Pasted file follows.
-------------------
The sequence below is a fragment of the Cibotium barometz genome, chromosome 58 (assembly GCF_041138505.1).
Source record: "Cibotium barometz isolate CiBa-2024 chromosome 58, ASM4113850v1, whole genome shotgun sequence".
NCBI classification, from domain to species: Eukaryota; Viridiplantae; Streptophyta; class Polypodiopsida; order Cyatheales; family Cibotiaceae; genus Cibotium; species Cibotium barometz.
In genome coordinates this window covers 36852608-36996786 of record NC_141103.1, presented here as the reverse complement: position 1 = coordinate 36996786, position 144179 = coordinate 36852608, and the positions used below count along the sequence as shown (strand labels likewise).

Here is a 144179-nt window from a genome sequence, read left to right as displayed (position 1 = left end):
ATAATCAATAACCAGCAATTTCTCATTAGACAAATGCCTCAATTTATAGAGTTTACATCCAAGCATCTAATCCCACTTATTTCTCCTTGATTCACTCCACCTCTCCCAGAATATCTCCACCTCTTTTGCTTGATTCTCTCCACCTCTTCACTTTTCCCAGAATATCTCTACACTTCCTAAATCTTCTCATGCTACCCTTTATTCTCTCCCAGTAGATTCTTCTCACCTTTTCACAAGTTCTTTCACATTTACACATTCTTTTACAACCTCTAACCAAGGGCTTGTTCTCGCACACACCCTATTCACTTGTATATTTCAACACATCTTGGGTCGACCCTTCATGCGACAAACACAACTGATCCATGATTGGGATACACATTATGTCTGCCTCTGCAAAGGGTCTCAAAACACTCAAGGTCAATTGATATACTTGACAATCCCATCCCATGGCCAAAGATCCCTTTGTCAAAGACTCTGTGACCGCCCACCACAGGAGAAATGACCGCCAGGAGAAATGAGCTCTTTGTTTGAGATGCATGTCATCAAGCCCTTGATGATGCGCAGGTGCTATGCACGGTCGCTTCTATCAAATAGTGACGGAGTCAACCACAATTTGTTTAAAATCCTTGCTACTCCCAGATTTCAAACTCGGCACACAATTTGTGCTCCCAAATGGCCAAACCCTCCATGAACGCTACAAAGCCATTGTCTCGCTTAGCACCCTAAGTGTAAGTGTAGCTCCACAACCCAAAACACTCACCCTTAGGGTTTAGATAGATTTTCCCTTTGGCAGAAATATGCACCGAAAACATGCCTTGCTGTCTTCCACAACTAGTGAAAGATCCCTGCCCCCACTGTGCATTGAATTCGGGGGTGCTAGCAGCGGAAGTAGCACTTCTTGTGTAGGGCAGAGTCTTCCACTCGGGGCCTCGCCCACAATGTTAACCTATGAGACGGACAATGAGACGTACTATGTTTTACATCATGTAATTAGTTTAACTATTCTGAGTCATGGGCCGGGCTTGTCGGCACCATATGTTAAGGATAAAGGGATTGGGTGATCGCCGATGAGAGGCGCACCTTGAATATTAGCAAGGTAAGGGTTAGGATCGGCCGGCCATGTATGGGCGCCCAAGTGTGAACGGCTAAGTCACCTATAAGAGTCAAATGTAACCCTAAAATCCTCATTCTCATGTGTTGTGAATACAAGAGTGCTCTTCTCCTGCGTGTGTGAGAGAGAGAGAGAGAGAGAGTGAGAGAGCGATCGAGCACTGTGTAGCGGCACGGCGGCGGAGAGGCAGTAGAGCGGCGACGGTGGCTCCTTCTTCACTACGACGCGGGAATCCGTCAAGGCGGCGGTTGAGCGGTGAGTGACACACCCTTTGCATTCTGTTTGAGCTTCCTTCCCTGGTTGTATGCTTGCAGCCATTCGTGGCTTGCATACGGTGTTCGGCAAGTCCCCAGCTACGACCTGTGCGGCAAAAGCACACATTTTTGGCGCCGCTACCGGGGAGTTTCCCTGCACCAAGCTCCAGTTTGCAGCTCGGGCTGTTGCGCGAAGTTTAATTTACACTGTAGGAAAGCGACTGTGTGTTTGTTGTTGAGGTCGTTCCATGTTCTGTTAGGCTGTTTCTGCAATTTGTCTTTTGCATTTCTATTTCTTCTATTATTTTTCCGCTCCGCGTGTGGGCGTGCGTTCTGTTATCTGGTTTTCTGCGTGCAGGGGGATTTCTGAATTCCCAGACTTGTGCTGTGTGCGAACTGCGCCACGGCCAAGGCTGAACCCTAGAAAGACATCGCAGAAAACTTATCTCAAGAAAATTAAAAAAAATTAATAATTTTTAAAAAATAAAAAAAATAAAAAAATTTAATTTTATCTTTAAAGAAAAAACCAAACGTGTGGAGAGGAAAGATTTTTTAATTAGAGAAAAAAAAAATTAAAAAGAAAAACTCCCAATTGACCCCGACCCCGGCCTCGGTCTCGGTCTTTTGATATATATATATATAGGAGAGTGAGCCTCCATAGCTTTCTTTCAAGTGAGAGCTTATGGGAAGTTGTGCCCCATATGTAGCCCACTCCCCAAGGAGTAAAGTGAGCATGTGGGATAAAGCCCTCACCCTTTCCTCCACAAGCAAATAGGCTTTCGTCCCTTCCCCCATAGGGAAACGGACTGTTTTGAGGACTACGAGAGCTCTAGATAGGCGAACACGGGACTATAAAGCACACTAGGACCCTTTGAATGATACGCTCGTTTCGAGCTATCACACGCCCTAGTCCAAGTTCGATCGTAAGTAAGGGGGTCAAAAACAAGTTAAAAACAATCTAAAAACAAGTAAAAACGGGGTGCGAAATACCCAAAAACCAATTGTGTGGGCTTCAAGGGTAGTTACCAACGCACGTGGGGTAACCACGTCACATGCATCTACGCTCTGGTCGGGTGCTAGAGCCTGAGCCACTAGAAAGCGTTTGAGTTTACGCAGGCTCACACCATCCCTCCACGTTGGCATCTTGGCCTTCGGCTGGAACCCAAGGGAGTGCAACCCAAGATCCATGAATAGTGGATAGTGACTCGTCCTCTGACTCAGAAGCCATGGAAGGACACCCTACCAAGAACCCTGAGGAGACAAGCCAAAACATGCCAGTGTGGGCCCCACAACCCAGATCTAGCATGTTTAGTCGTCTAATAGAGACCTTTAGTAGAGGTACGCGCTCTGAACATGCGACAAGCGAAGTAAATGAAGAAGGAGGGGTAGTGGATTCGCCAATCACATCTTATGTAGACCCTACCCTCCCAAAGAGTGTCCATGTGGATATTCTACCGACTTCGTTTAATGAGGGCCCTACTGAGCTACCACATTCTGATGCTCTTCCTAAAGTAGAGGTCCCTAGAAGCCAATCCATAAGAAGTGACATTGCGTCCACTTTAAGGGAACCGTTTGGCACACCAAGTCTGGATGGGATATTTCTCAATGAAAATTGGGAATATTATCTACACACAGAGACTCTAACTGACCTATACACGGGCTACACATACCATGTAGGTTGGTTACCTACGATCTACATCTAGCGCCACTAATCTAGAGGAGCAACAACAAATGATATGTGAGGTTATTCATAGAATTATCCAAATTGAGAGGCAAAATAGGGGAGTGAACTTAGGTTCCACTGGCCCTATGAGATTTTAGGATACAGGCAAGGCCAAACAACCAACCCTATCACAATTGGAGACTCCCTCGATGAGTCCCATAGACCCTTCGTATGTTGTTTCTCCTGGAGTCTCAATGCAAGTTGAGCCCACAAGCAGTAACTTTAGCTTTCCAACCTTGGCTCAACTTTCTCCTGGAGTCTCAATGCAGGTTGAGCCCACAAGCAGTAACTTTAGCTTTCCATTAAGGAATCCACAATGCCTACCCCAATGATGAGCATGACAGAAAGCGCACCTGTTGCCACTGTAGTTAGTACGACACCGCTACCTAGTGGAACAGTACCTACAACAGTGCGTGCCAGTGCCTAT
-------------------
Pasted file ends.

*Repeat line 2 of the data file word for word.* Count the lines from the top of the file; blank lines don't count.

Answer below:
Source record: "Cibotium barometz isolate CiBa-2024 chromosome 58, ASM4113850v1, whole genome shotgun sequence".